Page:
The Eye of the Storm
The currents swirling around the Enron collapse and its effect on the accounting profession broaden and deepen each day. Three interconnected issues meet at the eye of the Enron storm, and they all strike at the essence of certified public accounting. An examination of these issues presents stark choices that may fundamentally alter what CPAs are and what they represent.
The audit relationship. As the three-party arrangement that we now know-the CPA, the client, and the public-auditing may be a conundrum. The only time people talk about the basic issue-who pays for the audit-is when there's a crisis over the CPA's role as a servant of the public, which relies on the CPA's audited financial statements in making investment and other decisions. Every proposed solution to this dilemma creates its own problems. Because any major change to the client-auditor relationship would cause upheaval in the business community, proceeding with care is vital.
Professional status. Is certified public accounting a profession, dedicated above all to upholding its code of ethics? Or is it an industry, devoted to its own bottom line? The trade-off between acting as a professional held to a public standard and performing as a businessperson out for private gain underlies many of the CPA community's struggles over the last several years. In the minds of some, the AICPA has appeared to transform from professional association to trade organization.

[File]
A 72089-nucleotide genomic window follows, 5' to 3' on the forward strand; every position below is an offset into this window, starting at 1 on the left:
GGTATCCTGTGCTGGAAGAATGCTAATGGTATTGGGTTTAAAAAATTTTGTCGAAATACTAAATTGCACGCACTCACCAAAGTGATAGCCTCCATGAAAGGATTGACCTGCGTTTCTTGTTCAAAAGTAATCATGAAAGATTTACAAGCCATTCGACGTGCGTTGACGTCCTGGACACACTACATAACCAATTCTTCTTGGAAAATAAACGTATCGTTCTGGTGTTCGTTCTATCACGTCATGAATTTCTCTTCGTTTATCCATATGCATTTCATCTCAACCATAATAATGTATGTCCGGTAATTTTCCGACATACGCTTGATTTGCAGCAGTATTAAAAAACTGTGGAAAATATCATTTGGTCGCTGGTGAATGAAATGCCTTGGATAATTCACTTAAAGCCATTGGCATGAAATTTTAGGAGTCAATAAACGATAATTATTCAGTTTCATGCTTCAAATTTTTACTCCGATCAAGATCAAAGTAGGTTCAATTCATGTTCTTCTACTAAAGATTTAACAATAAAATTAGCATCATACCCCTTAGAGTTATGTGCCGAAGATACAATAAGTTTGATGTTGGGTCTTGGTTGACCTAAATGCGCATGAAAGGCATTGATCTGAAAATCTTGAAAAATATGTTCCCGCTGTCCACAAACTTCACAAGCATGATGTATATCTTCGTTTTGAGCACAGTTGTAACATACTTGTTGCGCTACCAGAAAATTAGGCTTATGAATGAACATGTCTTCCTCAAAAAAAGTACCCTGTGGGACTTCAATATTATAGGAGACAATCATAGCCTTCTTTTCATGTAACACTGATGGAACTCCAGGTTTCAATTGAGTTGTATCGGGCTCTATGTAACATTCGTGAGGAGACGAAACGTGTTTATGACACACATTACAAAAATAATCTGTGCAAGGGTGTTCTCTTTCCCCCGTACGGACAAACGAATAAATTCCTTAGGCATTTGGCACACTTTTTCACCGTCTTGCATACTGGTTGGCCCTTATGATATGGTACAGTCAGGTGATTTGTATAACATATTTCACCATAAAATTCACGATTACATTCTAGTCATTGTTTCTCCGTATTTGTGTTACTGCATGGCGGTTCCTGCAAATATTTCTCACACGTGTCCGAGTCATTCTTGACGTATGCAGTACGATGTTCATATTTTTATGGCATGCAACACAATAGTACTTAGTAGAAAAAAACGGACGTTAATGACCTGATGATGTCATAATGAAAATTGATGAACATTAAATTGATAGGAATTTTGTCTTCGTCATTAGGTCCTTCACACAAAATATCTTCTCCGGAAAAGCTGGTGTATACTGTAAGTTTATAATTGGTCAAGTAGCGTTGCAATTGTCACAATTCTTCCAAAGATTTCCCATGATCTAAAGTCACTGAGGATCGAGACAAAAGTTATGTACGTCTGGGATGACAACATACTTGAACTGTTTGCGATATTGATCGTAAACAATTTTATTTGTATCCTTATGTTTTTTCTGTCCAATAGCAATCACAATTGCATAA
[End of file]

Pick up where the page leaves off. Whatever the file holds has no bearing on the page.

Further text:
Self-regulation. The profession is proud of its solid, long-standing history of being largely self-regulated. The public, however, has had little or no awareness of this history, at least until fairly recently, when this history has been set in a negative context. At this point, the public might be inclined to agree with the characterization of self-regulation as self-serving. On the whole, the common public perception is that public accounting is much more regulated than it actually is: by the states; in the case of those receiving federal funds, by the GAO; and, in the case of public companies, by the SEC. Reconciling perception with reality will be difficult at a time when the structures of self-regulation are under intense scrutiny, and especially while the states and the federal government each have their own regulatory and licensing frameworks.
Each individual's position with regard to these three issues will determine his or her stand on the future regulatory framework for public accountancy in the United States after Enron. If you want to share your own opinions or suggestions on these issues, write or e-mail me with your thoughts.
Louis Grumet Publisher, The CPA Journal Executive Director, NYSSCPA email@example.com
©2006 The CPA Journal. Legal Notices
Visit the new cpajournal.com.